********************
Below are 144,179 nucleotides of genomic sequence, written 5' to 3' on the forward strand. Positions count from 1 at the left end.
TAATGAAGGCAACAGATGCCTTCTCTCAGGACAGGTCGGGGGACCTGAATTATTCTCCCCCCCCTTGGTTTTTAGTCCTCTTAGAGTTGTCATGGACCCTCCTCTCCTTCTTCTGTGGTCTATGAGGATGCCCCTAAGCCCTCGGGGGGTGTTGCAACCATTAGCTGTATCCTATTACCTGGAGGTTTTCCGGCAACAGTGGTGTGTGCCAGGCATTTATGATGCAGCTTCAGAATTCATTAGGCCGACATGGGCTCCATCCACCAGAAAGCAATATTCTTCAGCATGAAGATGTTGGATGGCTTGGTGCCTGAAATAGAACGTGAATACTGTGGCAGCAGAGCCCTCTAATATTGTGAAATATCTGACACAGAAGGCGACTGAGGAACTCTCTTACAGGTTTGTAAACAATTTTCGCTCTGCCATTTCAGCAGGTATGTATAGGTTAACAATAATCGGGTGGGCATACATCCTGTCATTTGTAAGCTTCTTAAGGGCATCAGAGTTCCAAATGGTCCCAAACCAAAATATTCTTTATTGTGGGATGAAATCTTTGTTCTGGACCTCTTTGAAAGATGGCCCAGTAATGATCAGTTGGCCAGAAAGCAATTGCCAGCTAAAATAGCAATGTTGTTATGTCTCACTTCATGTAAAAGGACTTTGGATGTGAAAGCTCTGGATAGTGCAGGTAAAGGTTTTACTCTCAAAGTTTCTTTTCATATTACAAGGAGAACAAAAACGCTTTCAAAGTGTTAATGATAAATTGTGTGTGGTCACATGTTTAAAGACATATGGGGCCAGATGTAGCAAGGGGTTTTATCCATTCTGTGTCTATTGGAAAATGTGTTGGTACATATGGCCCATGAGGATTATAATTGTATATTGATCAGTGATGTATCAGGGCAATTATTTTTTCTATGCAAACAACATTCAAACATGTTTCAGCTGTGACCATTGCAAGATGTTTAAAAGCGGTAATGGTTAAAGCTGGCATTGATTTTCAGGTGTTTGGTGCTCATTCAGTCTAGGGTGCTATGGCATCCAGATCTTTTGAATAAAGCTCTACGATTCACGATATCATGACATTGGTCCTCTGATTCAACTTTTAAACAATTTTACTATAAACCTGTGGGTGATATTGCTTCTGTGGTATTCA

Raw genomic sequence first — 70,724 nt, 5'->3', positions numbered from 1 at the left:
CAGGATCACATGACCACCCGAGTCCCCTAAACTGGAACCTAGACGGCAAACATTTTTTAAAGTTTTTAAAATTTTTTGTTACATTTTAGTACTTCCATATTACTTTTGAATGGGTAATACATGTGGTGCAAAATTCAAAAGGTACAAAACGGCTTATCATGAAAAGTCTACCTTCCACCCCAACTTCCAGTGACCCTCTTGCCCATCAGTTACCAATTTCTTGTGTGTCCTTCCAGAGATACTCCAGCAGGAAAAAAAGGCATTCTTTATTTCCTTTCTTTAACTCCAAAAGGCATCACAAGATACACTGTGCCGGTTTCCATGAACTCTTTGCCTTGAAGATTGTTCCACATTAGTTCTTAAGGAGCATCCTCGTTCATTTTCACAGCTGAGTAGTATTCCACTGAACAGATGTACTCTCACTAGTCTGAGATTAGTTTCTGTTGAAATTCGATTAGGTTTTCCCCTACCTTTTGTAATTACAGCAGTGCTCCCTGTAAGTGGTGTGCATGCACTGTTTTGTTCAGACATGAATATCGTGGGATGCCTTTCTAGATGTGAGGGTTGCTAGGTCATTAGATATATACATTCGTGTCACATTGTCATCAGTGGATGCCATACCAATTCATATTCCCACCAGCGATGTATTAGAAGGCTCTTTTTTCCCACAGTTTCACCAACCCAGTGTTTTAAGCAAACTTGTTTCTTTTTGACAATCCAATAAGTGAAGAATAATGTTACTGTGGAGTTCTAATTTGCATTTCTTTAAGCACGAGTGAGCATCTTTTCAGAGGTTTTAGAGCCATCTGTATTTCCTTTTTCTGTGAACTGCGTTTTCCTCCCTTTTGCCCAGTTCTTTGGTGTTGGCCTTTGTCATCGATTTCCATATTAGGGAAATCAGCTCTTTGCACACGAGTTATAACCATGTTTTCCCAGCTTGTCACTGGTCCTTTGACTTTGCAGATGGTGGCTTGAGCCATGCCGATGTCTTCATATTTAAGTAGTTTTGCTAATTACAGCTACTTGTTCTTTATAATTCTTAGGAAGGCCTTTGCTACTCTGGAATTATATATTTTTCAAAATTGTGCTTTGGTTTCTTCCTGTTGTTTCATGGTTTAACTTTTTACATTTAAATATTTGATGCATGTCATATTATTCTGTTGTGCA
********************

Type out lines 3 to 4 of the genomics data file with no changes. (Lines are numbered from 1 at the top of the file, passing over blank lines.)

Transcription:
Raw genomic sequence first — 70,724 nt, 5'->3', positions numbered from 1 at the left:
CAGGATCACATGACCACCCGAGTCCCCTAAACTGGAACCTAGACGGCAAACATTTTTTAAAGTTTTTAAAATTTTTTGTTACATTTTAGTACTTCCATATTACTTTTGAATGGGTAATACATGTGGTGCAAAATTCAAAAGGTACAAAACGGCTTATCATGAAAAGTCTACCTTCCACCCCAACTTCCAGTGACCCTCTTGCCCATCAGTTACCAATTTCTTGTGTGTCCTTCCAGAGATACTCCAGCAGGAAAAAAAGGCATTCTTTATTTCCTTTCTTTAACTCCAAAAGGCATCACAAGATACACTGTGCCGGTTTCCATGAACTCTTTGCCTTGAAGATTGTTCCACATTAGTTCTTAAGGAGCATCCTCGTTCATTTTCACAGCTGAGTAGTATTCCACTGAACAGATGTACTCTCACTAGTCTGAGATTAGTTTCTGTTGAAATTCGATTAGGTTTTCCCCTACCTTTTGTAATTACAGCAGTGCTCCCTGTAAGTGGTGTGCATGCACTGTTTTGTTCAGACATGAATATCGTGGGATGCCTTTCTAGATGTGAGGGTTGCTAGGTCATTAGATATATACATTCGTGTCACATTGTCATCAGTGGATGCCATACCAATTCATATTCCCACCAGCGATGTATTAGAAGGCTCTTTTTTCCCACAGTTTCACCAACCCAGTGTTTTAAGCAAACTTGTTTCTTTTTGACAATCCAATAAGTGAAGAATAATGTTACTGTGGAGTTCTAATTTGCATTTCTTTAAGCACGAGTGAGCATCTTTTCAGAGGTTTTAGAGCCATCTGTATTTCCTTTTTCTGTGAACTGCGTTTTCCTCCCTTTTGCCCAGTTCTTTGGTGTTGGCCTTTGTCATCGATTTCCATATTAGGGAAATCAGCTCTTTGCACACGAGTTATAACCATGTTTTCCCAGCTTGTCACTGGTCCTTTGACTTTGCAGATGGTGGCTTGAGCCATGCCGATGTCTTCATATTTAAGTAGTTTTGCTAATTACAGCTACTTGTTCTTTATAATTCTTAGGAAGGCCTTTGCTACTCTGGAATTATATATTTTTCAAAATTGTGCTTTGGTTTCTTCCTGTTGTTTCATGGTTTAACTTTTTACATTTAAATATTTGATGCATGTCATATTATTCTGTTGTGCA